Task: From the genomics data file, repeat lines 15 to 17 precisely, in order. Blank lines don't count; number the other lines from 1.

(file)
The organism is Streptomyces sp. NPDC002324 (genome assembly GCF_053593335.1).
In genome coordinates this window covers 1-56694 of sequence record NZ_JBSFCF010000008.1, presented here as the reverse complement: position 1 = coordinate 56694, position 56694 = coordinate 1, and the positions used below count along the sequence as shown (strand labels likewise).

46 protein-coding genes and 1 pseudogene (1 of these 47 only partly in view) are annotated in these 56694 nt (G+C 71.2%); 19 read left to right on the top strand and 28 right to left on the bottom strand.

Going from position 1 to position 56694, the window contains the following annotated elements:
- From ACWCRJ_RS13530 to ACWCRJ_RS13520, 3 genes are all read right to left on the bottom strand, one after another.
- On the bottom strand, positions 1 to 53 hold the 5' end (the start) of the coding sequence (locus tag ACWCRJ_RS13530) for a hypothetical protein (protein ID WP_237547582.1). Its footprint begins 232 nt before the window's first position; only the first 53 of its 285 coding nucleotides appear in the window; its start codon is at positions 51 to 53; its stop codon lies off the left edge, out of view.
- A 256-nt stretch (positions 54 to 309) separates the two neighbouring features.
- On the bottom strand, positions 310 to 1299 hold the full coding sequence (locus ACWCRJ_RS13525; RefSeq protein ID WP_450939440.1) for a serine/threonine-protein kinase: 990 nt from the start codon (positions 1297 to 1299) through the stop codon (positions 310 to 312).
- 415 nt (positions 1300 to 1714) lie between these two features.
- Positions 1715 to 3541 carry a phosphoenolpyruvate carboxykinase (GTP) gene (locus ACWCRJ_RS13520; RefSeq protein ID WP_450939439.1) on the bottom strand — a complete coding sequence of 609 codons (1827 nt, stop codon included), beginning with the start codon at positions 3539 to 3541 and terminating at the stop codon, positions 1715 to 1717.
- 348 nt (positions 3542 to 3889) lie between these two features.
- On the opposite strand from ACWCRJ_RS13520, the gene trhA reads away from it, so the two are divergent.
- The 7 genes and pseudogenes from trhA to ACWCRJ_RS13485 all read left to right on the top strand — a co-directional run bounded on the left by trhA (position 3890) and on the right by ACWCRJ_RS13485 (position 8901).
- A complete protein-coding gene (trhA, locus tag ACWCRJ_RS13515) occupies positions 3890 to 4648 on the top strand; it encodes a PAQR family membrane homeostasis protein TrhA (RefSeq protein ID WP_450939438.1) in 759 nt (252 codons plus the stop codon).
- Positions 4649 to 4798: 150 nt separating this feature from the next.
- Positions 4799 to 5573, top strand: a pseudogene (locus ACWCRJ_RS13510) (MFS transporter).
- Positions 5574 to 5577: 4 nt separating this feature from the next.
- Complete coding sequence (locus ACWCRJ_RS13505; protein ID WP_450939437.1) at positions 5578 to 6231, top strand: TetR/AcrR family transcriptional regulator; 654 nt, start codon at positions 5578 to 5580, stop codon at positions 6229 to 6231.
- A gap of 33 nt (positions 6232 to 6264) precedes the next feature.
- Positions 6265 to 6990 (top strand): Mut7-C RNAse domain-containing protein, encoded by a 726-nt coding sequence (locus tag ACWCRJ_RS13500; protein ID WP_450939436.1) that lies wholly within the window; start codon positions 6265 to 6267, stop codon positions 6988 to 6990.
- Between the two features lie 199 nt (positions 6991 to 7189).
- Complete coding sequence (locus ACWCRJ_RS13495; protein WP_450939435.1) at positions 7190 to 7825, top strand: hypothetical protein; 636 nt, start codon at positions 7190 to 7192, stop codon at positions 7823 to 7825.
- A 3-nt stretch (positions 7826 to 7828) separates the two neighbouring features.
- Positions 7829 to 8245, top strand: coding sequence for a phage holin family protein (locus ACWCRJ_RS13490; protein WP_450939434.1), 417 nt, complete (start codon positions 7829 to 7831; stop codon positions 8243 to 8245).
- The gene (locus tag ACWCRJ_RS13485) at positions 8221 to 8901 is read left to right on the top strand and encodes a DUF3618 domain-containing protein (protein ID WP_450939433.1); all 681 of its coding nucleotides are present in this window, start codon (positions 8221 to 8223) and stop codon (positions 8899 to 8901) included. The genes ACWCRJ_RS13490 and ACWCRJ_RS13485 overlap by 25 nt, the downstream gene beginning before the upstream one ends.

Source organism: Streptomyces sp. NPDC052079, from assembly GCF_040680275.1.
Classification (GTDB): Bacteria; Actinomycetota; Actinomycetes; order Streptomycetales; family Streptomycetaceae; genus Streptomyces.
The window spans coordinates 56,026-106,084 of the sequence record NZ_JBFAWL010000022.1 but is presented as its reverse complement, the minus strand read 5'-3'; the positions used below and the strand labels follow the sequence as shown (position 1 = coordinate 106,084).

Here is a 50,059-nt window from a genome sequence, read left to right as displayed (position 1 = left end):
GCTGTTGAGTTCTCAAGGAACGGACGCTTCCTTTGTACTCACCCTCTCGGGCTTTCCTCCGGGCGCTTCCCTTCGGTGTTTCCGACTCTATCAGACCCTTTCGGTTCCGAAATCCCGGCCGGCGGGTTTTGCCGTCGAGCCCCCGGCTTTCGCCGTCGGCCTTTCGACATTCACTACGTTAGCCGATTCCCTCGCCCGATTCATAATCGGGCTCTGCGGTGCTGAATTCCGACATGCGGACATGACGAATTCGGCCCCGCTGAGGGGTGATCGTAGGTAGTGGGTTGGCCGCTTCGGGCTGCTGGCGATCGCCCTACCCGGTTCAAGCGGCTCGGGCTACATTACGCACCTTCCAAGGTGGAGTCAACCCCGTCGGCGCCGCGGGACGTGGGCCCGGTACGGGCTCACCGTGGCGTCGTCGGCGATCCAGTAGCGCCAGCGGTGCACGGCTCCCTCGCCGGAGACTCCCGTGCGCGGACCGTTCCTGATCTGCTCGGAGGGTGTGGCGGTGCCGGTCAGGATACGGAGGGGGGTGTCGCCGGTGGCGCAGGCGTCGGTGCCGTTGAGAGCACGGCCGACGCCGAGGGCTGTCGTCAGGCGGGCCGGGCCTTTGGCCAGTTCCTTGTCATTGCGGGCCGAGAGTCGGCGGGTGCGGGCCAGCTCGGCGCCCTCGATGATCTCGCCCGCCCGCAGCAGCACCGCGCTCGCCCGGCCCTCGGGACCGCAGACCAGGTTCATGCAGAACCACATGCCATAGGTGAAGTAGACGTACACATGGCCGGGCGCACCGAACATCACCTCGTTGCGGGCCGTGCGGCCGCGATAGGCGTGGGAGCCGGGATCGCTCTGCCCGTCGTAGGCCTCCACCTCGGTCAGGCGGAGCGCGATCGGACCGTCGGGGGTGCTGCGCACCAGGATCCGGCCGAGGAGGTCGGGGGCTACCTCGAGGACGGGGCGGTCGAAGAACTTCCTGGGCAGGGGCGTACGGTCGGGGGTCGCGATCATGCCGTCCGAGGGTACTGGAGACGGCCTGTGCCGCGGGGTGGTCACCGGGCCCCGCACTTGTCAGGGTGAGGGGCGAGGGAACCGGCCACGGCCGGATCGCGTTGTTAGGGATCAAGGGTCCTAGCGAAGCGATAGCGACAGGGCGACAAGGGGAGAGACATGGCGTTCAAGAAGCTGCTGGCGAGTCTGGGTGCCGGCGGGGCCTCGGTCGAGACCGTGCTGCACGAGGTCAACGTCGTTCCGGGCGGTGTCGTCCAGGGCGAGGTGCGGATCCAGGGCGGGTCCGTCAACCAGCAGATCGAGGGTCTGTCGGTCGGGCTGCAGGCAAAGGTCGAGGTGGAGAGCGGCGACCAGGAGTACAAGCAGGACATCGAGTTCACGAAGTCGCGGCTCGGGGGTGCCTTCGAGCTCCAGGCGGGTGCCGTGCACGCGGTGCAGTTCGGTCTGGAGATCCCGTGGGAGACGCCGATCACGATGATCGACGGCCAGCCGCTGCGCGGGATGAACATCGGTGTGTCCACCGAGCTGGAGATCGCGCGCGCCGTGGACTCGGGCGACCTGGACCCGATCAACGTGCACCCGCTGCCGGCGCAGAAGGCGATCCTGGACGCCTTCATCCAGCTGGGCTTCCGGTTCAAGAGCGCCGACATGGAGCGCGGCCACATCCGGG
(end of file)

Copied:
- Positions 4649 to 4798: 150 nt separating this feature from the next.
- Positions 4799 to 5573, top strand: a pseudogene (locus ACWCRJ_RS13510) (MFS transporter).
- Positions 5574 to 5577: 4 nt separating this feature from the next.